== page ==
This entry is part [part not set] of 10 in the series The Church is a Mystery

Everyone wants to be part of a church where they are somebody. They want to feel a sense of belonging, a part of the whole. We want our pastor to know us and love us and care for us. We don’t want to be a number on a stat sheet, or a just a chair-filler in a worship service. Nothing wrong with that, since the Bible is full of admonitions about the shepherd caring for his sheep. But how does that work in a “megachurch”? I decided to find out.

This was big, really big. And confusing. I wasn’t sure where the entrance was, where the worship center was. It was a like being on a college campus with numerous buildings and never quite being sure where I was supposed to go. But I plunged in. I wanted to see what worship was like at the infamous mega-church—10,000 worshippers at five weekend services.

The first thing that impressed me was that I found a parking spot that was walking distance to where I thought I was supposed to go. Impressive, especially since I am not a fan of large crowds, or of parking shuttles from distant parking lots. The next thing that impressed me as I walked in and found a seat was the ethnic diversity of this church. It was as if I had entered the throne room of heaven where worshippers from every nation and tribe and people and language express their adoration to the Lamb. I actually had to turn around and look at the faces of so many different races, all worshipping the same Savior. This is the Body of Christ as it some day will be!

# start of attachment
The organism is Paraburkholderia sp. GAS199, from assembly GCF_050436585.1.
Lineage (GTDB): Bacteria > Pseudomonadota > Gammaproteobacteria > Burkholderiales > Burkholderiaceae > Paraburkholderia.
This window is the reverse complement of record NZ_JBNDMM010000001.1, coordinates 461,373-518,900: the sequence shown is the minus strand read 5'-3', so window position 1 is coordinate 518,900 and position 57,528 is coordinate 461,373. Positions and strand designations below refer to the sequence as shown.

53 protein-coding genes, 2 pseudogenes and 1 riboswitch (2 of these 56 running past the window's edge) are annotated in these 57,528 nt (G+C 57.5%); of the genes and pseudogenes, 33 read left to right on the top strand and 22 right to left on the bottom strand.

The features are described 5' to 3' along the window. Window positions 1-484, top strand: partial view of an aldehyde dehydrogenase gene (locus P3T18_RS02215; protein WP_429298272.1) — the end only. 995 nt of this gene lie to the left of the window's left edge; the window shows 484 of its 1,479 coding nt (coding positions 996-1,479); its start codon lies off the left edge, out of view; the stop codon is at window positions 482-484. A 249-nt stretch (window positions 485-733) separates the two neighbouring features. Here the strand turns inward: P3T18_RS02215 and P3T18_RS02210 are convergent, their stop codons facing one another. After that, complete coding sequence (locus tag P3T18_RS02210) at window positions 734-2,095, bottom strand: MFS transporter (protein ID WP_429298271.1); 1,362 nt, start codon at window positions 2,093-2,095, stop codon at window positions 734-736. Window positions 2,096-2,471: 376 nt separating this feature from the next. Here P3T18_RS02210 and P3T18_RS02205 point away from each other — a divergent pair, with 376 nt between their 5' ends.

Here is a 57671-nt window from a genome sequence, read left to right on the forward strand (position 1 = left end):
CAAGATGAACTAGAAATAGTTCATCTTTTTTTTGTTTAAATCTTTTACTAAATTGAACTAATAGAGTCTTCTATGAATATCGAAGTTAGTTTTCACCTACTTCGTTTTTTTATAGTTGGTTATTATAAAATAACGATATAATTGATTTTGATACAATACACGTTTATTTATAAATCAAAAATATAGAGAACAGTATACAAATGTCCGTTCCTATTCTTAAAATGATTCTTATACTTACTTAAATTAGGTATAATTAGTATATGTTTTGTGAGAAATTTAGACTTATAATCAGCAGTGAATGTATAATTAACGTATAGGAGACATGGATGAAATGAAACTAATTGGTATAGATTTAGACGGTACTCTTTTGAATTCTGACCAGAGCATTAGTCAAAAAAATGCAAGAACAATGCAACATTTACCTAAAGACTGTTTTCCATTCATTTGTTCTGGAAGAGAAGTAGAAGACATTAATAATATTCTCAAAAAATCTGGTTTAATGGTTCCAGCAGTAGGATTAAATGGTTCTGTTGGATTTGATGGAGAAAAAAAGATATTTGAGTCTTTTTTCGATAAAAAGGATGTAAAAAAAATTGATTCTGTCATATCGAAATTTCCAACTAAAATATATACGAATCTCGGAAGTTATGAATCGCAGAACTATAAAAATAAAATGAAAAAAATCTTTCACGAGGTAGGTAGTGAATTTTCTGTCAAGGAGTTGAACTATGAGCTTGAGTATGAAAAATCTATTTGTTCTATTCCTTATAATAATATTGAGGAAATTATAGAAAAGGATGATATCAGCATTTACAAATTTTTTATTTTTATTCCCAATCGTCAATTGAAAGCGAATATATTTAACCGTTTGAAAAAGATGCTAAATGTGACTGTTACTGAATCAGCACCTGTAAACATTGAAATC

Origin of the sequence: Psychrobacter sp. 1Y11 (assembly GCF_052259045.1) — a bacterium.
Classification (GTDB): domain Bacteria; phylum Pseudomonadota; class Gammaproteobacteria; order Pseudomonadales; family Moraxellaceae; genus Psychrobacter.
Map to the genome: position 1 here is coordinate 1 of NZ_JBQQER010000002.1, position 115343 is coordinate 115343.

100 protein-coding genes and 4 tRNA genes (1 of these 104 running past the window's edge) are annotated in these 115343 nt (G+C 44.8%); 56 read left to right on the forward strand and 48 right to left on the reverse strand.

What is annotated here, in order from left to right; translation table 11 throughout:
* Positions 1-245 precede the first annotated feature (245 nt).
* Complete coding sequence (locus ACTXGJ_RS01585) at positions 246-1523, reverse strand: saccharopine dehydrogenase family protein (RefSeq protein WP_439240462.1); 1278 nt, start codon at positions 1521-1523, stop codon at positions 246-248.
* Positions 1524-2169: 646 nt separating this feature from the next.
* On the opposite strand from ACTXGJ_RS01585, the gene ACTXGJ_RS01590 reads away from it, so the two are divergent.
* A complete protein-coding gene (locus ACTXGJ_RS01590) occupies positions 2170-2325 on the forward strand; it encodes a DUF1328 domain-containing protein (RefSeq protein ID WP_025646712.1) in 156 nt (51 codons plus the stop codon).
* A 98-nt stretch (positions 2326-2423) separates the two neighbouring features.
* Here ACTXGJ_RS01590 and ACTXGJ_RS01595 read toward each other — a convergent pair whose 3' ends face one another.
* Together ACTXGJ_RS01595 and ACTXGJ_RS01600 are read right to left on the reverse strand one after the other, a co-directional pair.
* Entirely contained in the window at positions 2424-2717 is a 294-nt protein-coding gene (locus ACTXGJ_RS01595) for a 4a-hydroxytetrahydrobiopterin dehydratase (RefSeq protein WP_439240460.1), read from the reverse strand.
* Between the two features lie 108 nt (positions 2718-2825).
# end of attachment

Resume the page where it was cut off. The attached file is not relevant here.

But what really caught my attention is that this pastor knew his people. And his people responded to him. There was a shepherd-sheep connection that was unexpected for such a huge church. His preaching was directed specifically to his people. And they were engaged. Listening, taking notes, responding to his tender calls for interaction. It struck me that there are pastors of much smaller churches that do not have this kind of knowledge of their people. It reminded me of Jesus whose sheep know His voice and follow Him.

Another significant impression I took from here was that the name of Jesus was exalted and lifted high. They were just beginning a series on Revelation and it was made very clear that this final book of the New Testament is all about Jesus. King Jesus. Savior Jesus. Lord Jesus. Messiah Jesus. The one and only name worthy of our praise and worship and allegiance. It was so encouraging to realize that this mega-church had not been distracted from her main priority.

I fully acknowledge that one visit to a public worship service cannot paint a complete portrait of a local church. But I also realize that one visit is a fairly significant indicator. I have attended churches where one visit was all it took to realize that there was trouble in that place. But as I left this gigantic expression of the Bride of Christ, I was so encouraged. Here was a pastor that knew and loved his people. Here was a local body that was a reflection of the ethnic diversity that is the Body of Christ. Jesus was central, and His name was exalted. This was a beautiful expression of the Bride of Christ, an earthly, localized Bride that is deeply in love with her Groom.

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